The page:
The “trust[s]” the act prohibits include any “combination ․ by two or more persons” to “create or carry out restrictions in trade or commerce” (Bus. & Prof.Code, § 16720, subd. (a)) or to “prevent competition in manufacturing, making, transportation, sale or purchase of merchandise, produce or any commodity” (id., subd. (c)). Also prohibited is any contract by which two or more entities “[a]gree to pool, combine or directly or indirectly unite any interests that they may have connected with the sale ․ of any such article or commodity, that its price might in any manner be affected.” (Id., subd. (e)(4).) Agreements in violation of the act are “absolutely void and ․ not enforceable at law or in equity.” (Id., § 16722; see id., § 16726.)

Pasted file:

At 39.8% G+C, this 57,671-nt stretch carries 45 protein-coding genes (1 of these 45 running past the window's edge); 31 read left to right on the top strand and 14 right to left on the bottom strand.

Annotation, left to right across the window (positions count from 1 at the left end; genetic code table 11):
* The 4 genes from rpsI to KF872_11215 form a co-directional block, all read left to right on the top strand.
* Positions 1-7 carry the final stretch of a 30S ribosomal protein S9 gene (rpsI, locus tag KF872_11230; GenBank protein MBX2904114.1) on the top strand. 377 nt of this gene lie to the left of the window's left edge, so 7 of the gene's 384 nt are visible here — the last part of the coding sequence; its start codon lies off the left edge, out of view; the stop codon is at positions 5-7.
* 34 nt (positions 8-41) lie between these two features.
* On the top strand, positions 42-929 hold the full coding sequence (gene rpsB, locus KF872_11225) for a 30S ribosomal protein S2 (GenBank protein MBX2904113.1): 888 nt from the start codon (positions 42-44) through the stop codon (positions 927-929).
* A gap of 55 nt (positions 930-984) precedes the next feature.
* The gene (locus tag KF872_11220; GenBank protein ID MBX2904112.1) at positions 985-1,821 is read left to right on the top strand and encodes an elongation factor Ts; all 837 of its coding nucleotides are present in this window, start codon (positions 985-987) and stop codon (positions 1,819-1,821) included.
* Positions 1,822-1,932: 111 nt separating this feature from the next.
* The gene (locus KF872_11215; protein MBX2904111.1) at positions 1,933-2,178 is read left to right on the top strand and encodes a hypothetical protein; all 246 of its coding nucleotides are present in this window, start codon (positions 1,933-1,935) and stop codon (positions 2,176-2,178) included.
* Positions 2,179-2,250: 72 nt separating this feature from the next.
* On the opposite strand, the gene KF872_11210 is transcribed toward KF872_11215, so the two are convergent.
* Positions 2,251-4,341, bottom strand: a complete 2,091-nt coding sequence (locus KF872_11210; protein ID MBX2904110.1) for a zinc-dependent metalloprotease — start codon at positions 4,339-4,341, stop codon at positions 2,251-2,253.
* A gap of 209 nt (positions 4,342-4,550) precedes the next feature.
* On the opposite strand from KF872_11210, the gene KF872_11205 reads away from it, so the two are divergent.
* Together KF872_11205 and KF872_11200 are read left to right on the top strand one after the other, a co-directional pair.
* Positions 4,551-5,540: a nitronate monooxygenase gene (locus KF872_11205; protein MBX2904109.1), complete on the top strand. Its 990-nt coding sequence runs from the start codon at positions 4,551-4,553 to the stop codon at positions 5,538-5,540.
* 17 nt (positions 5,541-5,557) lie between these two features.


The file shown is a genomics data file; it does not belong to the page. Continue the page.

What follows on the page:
Though the Cartwright Act is written in absolute terms, in practice not every agreement within the four corners of its prohibitions has been deemed illegal. (Morrison v. Viacom, Inc. (1998) 66 Cal.App.4th 534, 540, 78 Cal.Rptr.2d 133.) Business and Professions Code sections 16720, 16722, and 16726 draw upon the common law prohibition against restraints of trade. (Corwin v. Los Angeles Newspaper Service Bureau, Inc. (1971) 4 Cal.3d 842, 852, 94 Cal.Rptr. 785, 484 P.2d 953; People v. Building Maintenance etc. Assn. (1953) 41 Cal.2d 719, 727, 264 P.2d 31; Speegle v. Board of Fire Underwriters, supra, 29 Cal.2d at p. 44, 172 P.2d 867 .) The earliest common law decisions imposed an absolute rule, voiding “all contracts ․ which in any degree tended to the restraint of trade.” (Wright v. Ryder (1868) 36 Cal. 342, 357.) But the common law rule was soon modified and “as relaxed, tolerated such [restraints of trade] as were restricted in their operations within reasonable limits.” (Ibid.; see Vulcan Powder Co. v. Hercules Powder Co. (1892) 96 Cal. 510, 512, 31 P. 581.) The United States Supreme Court looked to the common law in embracing a rule of reason for determining which agreements violate federal antitrust law (see Standard Oil Co. v. United States (1911) 221 U.S. 1, 60, 31 S.Ct. 502, 55 L.Ed. 619), and this court thereafter followed suit: “[I]t may be assumed that the broad prohibitions of the Cartwright Act are subject to an implied exception similar to the one that validates reasonable restraints of trade under the federal Sherman Antitrust Act.” (Building Maintenance etc. Assn., at p. 727; see Marin County Bd. of Realtors, Inc. v. Palsson, supra, 16 Cal.3d at p. 930, 130 Cal.Rptr. 1, 549 P.2d 833; Corwin, at p. 853, 94 Cal.Rptr. 785, 484 P.2d 953.)5 What was true under the common law, however, is true today: “the difficulty lies in determining what are reasonable and what unreasonable restrictions.” (Wright, at p. 358.)